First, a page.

I have lived in India. The first time I went there, I stayed three months in the northern part of the country in Dharamsala, where is the residence of the Dalai Lama the 14th. I met him, I had a special audience. I arrived there from Tibet, where he unfortunately could not go. I brought him a white ritual scarf kata as a gift. He also gave me such and an ancient Tibetan coin. He later allowed me to translate a book about his daily meditation without paying copyright. I had a research in Dharamsala, at the invitation of the Tibetan Centre for archives and a research related to the "Tibetan Book of the Dead."

- You are the director of the Centre for Eastern Languages ​​and Cultures at Sofia University "St. Kliment Ohridski". What is the situation there now?

- It is absolutely unique not only for Bulgaria but for the whole Balkan Peninsula, I would even say for South-eastern Europe. There is no other bigger or with more specialists. Recently I was at the University of Ljubljana. They have one department in which they have collected all their Orientalists. We have five departments, nine undergraduate majors, that study the main languages ​​such as Japanese, Chinese, Korean, Hindi, Turkish, Armenian, but many others that go as a second and third Eastern languages. We have a very wide range of teachers. The Ministry of Education now even voiced support for East Asian Studies and Arab Studies because the state needs such specialists.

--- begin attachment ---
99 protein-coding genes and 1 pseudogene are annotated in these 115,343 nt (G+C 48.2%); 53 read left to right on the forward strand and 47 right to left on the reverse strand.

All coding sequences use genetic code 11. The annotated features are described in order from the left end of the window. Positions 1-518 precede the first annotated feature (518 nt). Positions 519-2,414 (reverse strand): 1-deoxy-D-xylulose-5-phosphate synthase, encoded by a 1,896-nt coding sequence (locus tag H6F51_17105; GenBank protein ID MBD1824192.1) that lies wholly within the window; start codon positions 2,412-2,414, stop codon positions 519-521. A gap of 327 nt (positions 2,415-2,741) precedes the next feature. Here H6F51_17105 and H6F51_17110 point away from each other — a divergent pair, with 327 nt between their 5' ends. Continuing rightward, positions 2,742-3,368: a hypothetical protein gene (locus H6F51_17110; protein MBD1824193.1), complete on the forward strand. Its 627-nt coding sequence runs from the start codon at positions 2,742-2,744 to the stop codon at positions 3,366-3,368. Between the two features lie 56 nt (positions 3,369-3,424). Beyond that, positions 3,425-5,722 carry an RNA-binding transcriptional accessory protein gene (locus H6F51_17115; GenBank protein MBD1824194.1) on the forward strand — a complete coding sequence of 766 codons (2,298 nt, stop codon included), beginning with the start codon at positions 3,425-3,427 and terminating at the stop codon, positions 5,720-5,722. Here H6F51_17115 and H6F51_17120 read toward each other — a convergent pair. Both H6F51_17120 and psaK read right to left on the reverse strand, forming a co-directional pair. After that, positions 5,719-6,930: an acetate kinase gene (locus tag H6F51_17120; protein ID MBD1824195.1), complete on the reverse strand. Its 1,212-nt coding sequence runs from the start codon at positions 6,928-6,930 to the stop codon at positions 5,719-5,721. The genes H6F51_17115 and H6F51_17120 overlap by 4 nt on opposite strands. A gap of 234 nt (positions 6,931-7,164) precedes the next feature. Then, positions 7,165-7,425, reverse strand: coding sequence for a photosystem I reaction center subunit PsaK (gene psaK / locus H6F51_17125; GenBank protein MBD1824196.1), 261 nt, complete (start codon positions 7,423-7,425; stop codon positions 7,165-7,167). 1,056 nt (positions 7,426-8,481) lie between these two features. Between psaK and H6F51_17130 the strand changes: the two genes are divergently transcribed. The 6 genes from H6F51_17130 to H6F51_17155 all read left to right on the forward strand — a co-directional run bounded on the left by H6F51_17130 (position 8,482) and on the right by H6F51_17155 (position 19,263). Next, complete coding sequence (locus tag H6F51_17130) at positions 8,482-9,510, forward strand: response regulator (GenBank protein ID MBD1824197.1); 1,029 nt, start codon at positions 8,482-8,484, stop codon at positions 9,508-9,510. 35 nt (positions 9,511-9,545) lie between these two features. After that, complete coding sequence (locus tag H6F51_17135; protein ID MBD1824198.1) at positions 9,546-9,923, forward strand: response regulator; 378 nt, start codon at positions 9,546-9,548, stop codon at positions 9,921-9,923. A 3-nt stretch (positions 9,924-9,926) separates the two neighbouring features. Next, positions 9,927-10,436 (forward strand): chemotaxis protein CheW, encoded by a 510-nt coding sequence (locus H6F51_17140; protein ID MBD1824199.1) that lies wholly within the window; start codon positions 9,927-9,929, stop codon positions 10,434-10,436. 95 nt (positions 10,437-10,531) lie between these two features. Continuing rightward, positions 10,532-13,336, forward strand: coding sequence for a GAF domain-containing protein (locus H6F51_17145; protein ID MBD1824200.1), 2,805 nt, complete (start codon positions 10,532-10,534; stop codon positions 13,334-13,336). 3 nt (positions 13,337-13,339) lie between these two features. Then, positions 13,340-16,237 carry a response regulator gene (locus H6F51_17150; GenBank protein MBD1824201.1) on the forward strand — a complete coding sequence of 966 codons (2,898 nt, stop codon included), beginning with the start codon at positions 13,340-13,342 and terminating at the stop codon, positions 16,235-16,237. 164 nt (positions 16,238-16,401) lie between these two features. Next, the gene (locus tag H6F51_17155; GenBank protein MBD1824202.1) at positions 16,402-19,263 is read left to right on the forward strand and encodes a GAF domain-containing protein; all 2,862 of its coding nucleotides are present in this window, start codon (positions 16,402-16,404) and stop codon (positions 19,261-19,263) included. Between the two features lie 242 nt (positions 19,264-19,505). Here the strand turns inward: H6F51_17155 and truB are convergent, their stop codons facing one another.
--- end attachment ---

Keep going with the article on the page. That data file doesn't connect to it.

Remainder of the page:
- And what are your students?

- They enter with the highest score, especially in East Asian Studies: Korean Studies, Chinese Studies, and Japanese Studies. They are intelligent, passionate with intellectual pursuit. You have to be a little wacky to learn such things. You also need to be dedicated; you should know that you will work with non-Europeans, people who have not only a different appearance, but also a different mentality. They are different from us; they have another way of thinking, another way of speaking. Another feature is that our students are not only from Bulgaria, but also from other countries: Macedonia, Serbia, Armenia, Georgia, Ukraine, Belarus, the Black Sea region.